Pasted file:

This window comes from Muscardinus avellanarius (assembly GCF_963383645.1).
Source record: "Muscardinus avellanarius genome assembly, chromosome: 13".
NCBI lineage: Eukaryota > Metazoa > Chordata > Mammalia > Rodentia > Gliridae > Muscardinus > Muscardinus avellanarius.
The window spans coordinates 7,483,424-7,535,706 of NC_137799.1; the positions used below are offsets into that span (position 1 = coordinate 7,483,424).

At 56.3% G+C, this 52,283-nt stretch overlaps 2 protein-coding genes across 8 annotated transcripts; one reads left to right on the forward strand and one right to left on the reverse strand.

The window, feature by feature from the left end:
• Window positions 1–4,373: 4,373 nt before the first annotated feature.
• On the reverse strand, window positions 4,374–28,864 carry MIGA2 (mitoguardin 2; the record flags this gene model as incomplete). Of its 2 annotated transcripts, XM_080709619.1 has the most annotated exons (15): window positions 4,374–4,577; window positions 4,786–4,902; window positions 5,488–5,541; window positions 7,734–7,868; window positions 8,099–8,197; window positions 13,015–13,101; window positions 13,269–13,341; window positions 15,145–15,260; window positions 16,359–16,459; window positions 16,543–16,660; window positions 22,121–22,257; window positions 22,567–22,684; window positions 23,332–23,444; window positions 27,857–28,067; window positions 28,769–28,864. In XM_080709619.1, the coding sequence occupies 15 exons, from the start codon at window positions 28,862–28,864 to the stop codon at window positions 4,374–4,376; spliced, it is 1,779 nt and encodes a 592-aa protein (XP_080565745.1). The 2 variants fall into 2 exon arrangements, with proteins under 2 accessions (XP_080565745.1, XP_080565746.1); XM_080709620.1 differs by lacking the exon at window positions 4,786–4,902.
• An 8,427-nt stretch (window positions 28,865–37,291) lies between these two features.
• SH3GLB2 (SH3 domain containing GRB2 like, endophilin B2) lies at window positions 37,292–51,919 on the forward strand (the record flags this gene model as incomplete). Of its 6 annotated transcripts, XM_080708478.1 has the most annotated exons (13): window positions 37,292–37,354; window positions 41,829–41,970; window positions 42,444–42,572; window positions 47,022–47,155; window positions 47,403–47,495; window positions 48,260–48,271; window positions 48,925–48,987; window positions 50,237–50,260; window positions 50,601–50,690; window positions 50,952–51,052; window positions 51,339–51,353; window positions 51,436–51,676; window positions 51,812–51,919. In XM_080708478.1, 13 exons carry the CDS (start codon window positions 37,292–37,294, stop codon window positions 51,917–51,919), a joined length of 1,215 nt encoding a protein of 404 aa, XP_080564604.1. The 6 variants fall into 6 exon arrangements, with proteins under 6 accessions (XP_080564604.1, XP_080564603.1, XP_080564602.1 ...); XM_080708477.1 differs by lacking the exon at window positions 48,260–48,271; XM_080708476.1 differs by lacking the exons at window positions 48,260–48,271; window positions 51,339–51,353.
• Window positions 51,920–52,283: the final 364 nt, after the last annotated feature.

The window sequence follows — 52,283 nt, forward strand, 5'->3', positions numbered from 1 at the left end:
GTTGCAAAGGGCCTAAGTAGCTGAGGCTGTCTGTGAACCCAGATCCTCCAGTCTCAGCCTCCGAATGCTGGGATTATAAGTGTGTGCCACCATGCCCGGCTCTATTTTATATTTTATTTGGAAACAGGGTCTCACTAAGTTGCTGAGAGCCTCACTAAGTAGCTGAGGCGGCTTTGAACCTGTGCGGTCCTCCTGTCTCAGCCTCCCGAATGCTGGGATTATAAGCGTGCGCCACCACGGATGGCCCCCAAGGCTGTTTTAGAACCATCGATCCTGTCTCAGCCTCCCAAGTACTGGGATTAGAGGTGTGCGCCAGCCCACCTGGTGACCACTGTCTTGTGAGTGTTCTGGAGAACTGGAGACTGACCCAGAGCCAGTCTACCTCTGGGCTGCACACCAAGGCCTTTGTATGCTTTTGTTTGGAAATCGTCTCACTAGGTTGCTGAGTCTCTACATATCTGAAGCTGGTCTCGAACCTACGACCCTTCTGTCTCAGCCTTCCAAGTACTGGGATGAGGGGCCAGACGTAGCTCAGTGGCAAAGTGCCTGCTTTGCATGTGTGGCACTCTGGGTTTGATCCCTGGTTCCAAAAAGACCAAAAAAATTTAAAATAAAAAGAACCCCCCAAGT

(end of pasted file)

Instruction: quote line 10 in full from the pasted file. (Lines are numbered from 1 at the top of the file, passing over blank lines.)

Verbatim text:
• SH3GLB2 (SH3 domain containing GRB2 like, endophilin B2) lies at window positions 37,292–51,919 on the forward strand (the record flags this gene model as incomplete). Of its 6 annotated transcripts, XM_080708478.1 has the most annotated exons (13): window positions 37,292–37,354; window positions 41,829–41,970; window positions 42,444–42,572; window positions 47,022–47,155; window positions 47,403–47,495; window positions 48,260–48,271; window positions 48,925–48,987; window positions 50,237–50,260; window positions 50,601–50,690; window positions 50,952–51,052; window positions 51,339–51,353; window positions 51,436–51,676; window positions 51,812–51,919. In XM_080708478.1, 13 exons carry the CDS (start codon window positions 37,292–37,294, stop codon window positions 51,917–51,919), a joined length of 1,215 nt encoding a protein of 404 aa, XP_080564604.1. The 6 variants fall into 6 exon arrangements, with proteins under 6 accessions (XP_080564604.1, XP_080564603.1, XP_080564602.1 ...); XM_080708477.1 differs by lacking the exon at window positions 48,260–48,271; XM_080708476.1 differs by lacking the exons at window positions 48,260–48,271; window positions 51,339–51,353.